Dunwoody parents outraged after DeKalb County Board of Education relocates 800 students

Dozens of parents were left frustrated and confused after Monday night's Dekalb County Board of Education meeting vote to move 800 students to new schools.

Parents said they just heard of this plan on Friday that is supposed to help with overcrowding in Dunwoody classrooms.

Now, 800 students will be moved to different schools in a plan the board says will get students out of portable classrooms by the beginning of next school year.

"I can't imagine the number of Xanax Dunwoody parents took over the weekend while we tried to prepare for this meeting today," said mother of two, Jennifer Geist.

Parents said they've attended meeting after meeting to find a solution over the past five months, but Friday, the board handed down a plan many parents said they'd never seen before.

"It feels like a knee-jerk reaction," said mother of two, Sheryl Bluestein. "My fourth grader would be going to a new annex, and I know nothing about it...there are so many unanswered questions," she said.

The school board says this plan will move many students to the new Doraville United Elementary school and get students out of portable trailers in Dunwoody schools. The board released the following statement:

The DeKalb County Board of Education today approved a redistricting plan to relieve overcrowding in several schools and revisions that align the remaining funds in school district’s E-SPLOST V budget with anticipated projects.
Under the redistricting plan, the school district will re-assign 800 students, mostly to populate the new Doraville United Elementary school opening next school year. It will also provide initial relief to overcrowding in the Dunwoody Cluster, eliminating all portable classrooms at Dunwoody Elementary.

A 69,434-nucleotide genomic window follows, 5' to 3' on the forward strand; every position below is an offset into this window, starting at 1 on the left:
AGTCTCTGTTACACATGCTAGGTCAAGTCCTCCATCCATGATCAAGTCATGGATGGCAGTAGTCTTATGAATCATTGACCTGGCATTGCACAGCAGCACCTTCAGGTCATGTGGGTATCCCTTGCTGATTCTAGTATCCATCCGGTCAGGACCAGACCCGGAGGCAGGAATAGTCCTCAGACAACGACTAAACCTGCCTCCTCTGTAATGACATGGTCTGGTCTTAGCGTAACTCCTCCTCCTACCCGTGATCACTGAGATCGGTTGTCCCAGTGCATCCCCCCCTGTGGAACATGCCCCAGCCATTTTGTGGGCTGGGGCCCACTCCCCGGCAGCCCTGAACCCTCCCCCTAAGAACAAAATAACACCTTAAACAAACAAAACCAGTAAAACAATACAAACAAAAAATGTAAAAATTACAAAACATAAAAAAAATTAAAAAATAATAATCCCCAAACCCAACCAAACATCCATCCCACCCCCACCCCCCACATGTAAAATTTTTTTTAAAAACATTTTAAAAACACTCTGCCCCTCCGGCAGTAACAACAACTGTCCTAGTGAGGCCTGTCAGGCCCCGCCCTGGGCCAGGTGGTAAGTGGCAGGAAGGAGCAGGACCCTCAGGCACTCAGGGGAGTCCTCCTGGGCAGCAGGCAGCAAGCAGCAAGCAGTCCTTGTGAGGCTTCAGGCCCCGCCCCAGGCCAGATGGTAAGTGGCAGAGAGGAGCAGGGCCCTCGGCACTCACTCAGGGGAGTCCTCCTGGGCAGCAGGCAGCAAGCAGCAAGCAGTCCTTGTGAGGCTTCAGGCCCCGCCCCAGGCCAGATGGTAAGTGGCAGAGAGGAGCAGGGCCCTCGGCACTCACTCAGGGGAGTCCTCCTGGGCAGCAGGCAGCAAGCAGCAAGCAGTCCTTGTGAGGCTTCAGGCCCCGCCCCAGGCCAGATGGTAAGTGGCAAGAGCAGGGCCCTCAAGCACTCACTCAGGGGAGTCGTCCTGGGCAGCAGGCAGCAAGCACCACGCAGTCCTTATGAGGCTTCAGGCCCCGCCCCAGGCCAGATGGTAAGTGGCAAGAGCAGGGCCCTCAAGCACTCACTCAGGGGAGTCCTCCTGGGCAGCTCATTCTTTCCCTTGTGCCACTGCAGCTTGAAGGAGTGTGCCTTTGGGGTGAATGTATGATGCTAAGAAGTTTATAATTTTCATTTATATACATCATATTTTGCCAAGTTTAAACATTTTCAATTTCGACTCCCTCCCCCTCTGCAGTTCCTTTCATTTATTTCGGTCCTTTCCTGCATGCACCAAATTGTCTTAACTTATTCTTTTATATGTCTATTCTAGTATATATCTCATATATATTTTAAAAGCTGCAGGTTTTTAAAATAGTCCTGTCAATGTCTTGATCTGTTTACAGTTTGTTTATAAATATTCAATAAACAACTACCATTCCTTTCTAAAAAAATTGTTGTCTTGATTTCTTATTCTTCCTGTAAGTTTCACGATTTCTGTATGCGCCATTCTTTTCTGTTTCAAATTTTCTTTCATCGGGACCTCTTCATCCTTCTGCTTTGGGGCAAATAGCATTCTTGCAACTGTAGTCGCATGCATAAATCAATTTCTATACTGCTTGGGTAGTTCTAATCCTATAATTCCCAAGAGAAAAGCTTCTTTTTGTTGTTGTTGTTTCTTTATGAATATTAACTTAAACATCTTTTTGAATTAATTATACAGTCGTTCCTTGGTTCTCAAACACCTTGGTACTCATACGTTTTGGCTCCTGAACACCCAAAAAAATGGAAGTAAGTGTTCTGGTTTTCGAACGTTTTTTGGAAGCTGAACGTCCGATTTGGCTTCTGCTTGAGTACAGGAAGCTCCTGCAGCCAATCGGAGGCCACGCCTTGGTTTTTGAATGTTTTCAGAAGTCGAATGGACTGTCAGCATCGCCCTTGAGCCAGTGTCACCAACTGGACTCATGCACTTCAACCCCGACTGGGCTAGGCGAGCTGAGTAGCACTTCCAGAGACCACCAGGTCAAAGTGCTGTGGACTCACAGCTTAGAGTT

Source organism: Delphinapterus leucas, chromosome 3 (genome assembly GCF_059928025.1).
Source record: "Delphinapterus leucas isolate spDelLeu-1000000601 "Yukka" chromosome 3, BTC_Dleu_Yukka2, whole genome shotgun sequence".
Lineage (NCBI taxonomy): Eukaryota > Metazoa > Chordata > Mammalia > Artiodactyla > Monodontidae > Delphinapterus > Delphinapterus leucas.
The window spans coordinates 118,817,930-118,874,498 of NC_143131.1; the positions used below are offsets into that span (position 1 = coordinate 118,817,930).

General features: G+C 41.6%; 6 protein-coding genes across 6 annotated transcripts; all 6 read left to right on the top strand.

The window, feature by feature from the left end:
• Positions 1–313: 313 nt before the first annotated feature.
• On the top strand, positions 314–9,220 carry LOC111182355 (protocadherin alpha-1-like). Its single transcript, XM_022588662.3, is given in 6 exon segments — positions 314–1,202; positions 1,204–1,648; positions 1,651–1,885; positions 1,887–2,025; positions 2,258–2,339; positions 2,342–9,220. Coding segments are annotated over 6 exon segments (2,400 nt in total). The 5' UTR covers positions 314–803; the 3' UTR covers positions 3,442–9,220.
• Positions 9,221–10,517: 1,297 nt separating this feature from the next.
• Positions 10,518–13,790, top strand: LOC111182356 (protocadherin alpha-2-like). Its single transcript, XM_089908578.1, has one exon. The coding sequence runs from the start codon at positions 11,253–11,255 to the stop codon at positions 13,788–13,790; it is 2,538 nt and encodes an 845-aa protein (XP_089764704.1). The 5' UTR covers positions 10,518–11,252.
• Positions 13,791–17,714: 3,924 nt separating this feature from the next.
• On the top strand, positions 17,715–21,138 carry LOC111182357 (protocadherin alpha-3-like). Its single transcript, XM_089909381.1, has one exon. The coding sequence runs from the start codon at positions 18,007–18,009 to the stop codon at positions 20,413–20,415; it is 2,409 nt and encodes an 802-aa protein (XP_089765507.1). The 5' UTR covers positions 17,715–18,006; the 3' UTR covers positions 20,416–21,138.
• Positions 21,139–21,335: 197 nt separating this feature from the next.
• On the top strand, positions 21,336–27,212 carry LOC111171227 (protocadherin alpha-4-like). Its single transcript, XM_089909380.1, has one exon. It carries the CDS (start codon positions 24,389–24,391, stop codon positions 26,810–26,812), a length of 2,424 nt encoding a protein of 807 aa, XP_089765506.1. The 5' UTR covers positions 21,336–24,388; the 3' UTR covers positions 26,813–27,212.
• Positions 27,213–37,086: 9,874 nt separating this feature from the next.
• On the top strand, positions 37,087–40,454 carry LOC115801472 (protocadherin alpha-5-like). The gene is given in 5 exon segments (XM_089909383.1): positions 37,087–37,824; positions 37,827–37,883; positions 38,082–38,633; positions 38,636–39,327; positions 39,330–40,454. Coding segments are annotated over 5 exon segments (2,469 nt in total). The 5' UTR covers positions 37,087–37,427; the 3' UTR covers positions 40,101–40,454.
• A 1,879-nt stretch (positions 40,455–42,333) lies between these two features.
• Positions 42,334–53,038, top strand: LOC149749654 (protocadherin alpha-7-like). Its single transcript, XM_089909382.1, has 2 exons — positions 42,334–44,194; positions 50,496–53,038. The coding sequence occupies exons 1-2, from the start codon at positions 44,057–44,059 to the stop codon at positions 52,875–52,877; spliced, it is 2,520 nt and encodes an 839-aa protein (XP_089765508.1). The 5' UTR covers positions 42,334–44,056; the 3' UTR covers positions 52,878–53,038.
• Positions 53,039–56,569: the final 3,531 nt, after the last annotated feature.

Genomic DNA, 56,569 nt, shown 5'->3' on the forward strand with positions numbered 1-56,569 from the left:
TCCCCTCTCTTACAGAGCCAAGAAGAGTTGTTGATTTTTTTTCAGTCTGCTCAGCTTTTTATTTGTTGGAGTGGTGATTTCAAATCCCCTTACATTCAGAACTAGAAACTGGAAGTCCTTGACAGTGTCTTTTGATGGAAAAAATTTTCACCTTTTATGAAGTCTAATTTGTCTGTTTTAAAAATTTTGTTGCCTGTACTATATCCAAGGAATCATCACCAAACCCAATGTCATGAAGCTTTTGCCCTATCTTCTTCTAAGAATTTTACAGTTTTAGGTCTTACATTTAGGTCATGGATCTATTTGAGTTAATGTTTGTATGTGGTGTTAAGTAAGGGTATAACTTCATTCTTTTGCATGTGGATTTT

The redistricting plan also calls for DeKalb schools to develop a comprehensive master plan, something Interim Superintendent Ramona Tyson says is long overdue.
“You can’t properly plan for the future if you don’t have a plan for the future,” Tyson said during the board meeting. “The most important part of our recommendation is that we issue an RFP to develop a comprehensive master plan so the future superintendents will have a roadmap to guide their decision making.”
The board also readjusted the E-SPLOST V project list, deferring projects to align with the $561 million budget. The new project list brings a host of improvements across the district including new school construction, facility improvements and technology upgrades.
Both board actions are part of Tyson’s efforts to bring stability to the district which is in the midst of a search for a new superintendent.
“My primary objective during my tenure as interim superintendent is to do everything I can to put the district back on a firm foundation for the next superintendent,” she said. “We are focusing on three priorities: regaining financial stability; addressing the most significant challenges that impact the effectiveness of our overall performance; and ensuring that day-to-day operations are ready and thriving for the next leader.”
The redistricting and E-SPLOST V budget are the latest efforts by Tyson to put the district on firm footing. In December, school district officials completed two years of past-due financial reports and submitted them to the state for auditing.
DeKalb County School Board officials have reported they are now considering a final list of candidates as part of the search for a new superintendent. They expect to select a new leader by mid-to-late spring.

— -Dekalb County School District

Families said this plan will split up their kids and make school drop-offs and pickups even more complicated.

"Some families will be inconvenienced, said Marshall Orson, the Board Chair of the Dekalb County School District. "There's really no way around it, but we're committed to finding the best solution for all students, Orson.

The parents at the meeting said they want their children to have less crowded classes, and they hope the board will answer some of their many questions soon.

These changes are supposed to take effect starting the beginning of the 2020-2021 school year.